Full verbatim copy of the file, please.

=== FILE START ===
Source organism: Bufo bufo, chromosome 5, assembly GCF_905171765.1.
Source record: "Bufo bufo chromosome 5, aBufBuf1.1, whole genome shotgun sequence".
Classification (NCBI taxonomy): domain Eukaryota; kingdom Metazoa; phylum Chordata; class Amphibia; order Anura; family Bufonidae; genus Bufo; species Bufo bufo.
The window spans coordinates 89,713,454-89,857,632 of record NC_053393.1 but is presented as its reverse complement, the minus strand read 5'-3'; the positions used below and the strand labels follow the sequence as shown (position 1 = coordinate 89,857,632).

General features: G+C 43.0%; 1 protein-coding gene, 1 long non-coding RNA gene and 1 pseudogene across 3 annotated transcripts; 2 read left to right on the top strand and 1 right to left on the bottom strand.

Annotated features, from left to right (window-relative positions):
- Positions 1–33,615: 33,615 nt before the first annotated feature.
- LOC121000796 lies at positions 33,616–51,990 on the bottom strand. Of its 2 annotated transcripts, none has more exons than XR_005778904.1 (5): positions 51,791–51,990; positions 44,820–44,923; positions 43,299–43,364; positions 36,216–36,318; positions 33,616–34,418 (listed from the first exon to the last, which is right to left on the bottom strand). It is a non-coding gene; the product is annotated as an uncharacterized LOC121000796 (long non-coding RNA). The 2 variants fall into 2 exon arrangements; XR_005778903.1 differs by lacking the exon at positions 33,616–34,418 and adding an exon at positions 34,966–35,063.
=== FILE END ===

Source organism: Bufo bufo, chromosome 5, assembly GCF_905171765.1.
Source record: "Bufo bufo chromosome 5, aBufBuf1.1, whole genome shotgun sequence".
Classification (NCBI taxonomy): domain Eukaryota; kingdom Metazoa; phylum Chordata; class Amphibia; order Anura; family Bufonidae; genus Bufo; species Bufo bufo.
The window spans coordinates 89,713,454-89,857,632 of record NC_053393.1 but is presented as its reverse complement, the minus strand read 5'-3'; the positions used below and the strand labels follow the sequence as shown (position 1 = coordinate 89,857,632).

General features: G+C 43.0%; 1 protein-coding gene, 1 long non-coding RNA gene and 1 pseudogene across 3 annotated transcripts; 2 read left to right on the top strand and 1 right to left on the bottom strand.

Annotated features, from left to right (window-relative positions):
- Positions 1–33,615: 33,615 nt before the first annotated feature.
- LOC121000796 lies at positions 33,616–51,990 on the bottom strand. Of its 2 annotated transcripts, none has more exons than XR_005778904.1 (5): positions 51,791–51,990; positions 44,820–44,923; positions 43,299–43,364; positions 36,216–36,318; positions 33,616–34,418 (listed from the first exon to the last, which is right to left on the bottom strand). It is a non-coding gene; the product is annotated as an uncharacterized LOC121000796 (long non-coding RNA). The 2 variants fall into 2 exon arrangements; XR_005778903.1 differs by lacking the exon at positions 33,616–34,418 and adding an exon at positions 34,966–35,063.